Wednesday, August 26, 2015

Ford Dearborn Truck Factory Tour

Rouge Tour bus parked outside the factory
This is Part I of "What I Did On Summer Vacation", so stay tuned for future episodes that will  highlight the Gilmore Car Museum, The Henry Ford (Museum), a cruise in that took place in Grayling Michigan, and a few various episodes highlighting the 100,000th mile in our Toyota Camry, and my opinions on the best places to buy a new car battery for a Camry with 99,000 miles in Milwaukee!

I'll just state up front that I'm a big fan of seeing how things get made in factories (by other people), and will spare you the details of other non-car related tours I took on vacation such as the Miller brewery and the Great Lakes Distillery in Milwaukee. We also visited the Harley Davidson museum while in Wisconsin, but only visited the gift shop, so here's a token shot from that short stop:

Not far from downtown Detroit, in the hamlet of Dearborn, stands a whole lot of Ford buildings, factories, offices, and the Henry Ford Museum, Greenfield Village, and the ticket office where you can get your ticket for the Rouge Factory Tour, and see some of the 1200 Ford F-150 pick ups being built on an average day. After buying a ticket and taking a short bus ride, we arrived at "The Rouge", on the Rouge River, where Ford has been building various models since about 1927.
Unfortunately the Ford folks don't let you take photos inside the actual tour, but they do have a very nice bunch of displays, two movies, and of course a gift shop (smaller than I expected) in addition to letting you  walk inside the factory on a catwalk up above the production floor. While the tour doesn't let you see most of the building of trucks, we had some views of workers putting in some trim pieces, headliners, tail lights, and we saw part of the area where the trucks get their final inspections and get driven away. Probably the coolest thing we could see was two robots installing the front and rear windshields at the same time.

Sorry, this is as far as they want you to take pictures on the tour

Just outside the production line, here's part of the view that displays one of each of the types of cars that have been built at The Rouge over the years, starting with the Model A and then going up to the Mustang.

Model A

Ford V8
1949 Ford Coupe (first new post WWII car)
Thunderbird and Mustang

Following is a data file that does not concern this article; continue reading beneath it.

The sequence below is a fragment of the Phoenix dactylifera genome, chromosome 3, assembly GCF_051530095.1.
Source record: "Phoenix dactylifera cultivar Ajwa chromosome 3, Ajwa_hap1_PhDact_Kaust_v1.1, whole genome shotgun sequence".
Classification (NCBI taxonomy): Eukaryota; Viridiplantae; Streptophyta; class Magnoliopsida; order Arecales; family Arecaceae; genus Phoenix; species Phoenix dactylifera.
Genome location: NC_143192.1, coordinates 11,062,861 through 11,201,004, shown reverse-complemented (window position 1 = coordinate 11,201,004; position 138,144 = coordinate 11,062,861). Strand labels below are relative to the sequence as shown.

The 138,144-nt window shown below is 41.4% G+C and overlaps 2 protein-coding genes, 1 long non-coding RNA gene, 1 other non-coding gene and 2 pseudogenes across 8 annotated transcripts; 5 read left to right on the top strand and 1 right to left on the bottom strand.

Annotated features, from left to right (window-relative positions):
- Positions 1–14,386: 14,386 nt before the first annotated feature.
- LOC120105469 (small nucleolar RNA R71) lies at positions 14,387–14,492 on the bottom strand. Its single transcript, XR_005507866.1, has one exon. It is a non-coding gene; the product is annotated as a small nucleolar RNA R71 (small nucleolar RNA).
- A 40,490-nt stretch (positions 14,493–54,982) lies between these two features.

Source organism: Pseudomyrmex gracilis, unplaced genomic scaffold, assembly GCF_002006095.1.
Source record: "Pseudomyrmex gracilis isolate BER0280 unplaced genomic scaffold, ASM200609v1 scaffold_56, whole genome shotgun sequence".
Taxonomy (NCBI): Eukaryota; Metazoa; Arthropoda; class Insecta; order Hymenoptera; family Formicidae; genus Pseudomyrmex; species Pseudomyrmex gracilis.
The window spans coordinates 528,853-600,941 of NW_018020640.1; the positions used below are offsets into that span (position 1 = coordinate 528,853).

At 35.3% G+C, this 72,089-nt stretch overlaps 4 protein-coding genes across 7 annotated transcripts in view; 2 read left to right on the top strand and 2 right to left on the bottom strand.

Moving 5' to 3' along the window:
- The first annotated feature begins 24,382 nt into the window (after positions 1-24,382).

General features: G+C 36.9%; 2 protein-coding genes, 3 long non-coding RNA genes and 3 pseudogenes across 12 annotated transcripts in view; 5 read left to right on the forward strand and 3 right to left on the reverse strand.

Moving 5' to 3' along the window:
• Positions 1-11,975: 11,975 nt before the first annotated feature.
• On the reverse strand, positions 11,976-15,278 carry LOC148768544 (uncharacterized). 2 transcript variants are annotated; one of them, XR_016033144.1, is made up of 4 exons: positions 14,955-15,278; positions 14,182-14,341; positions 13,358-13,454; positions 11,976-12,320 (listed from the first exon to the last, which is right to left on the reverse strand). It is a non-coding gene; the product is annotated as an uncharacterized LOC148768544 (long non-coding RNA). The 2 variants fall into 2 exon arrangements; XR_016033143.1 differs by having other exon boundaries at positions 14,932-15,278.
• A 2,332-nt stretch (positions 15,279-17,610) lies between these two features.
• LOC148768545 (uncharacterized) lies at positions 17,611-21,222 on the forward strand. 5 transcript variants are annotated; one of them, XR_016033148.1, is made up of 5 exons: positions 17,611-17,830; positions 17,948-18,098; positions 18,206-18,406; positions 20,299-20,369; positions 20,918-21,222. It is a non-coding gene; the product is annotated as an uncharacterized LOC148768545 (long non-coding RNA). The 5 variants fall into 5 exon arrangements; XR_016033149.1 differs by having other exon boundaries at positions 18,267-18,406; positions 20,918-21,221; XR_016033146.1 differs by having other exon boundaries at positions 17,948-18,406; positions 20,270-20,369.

The first movie on the tour tells a quick version of Ford history at the Rouge, so that covered the basics, but if you're looking for a lot of detail on Henry Ford, his company, or all the models they make now, you'll have to find it somewhere else. I guess that's a good thing that it wasn't a 100% "WE'RE SELLING FORDS" during the tour, but to be honest I expected a little more info on what was going on. Even walking around inside the factory didn't have a lot of info on what was going on.

The second video or multi-media presentation went into some detail of developing the new aluminum truck, chock full of loud music, lasers, fog machines, robots, etc. I would have been  happy with a normal person just explaining some of the info, but I'm sure kids would think this show was cooler.

The Ford tour had one thing the BMW folks did not have, and that was a trip to the roof of the building to overlook the area, take photos, and allow the tour guide to explain all the cool environmentally friendly initiatives that Ford has going on now. The view was nice, it was a cool break from the rest of the tour, and well done.

Lower left is the walkway that we took to walk around above the factory floor. The F-150 assembly building is right in front of us in this photo, with plants on the exterior walls and roof to keep the building cooler in summer and warmer in winter

This diagram points out some of the buildings you can see in the next photo.

View from above the visitor center at the Rouge Tour.

To summarize, the only other car factory tour I've taken was a lot different and I think better than the Ford tour. It involved walking on the floor of the factory, seeing lots of the assembly going on, tons of robots all over the place doing welding and other cool stuff (from a safe distance of course).  The other tour also had us in a group with a tour guide who was explaining what we were seeing, and as a bonus this was through headsets and headphones that we all had, so it was very easy to hear even in the middle of an assembly plant. Call me prejudiced, or just limited by these two experiences, but I have to give my "BEST AUTOMAKER FACTORY TOUR AWARD" to the folks at BMW in Greer South Carolina.

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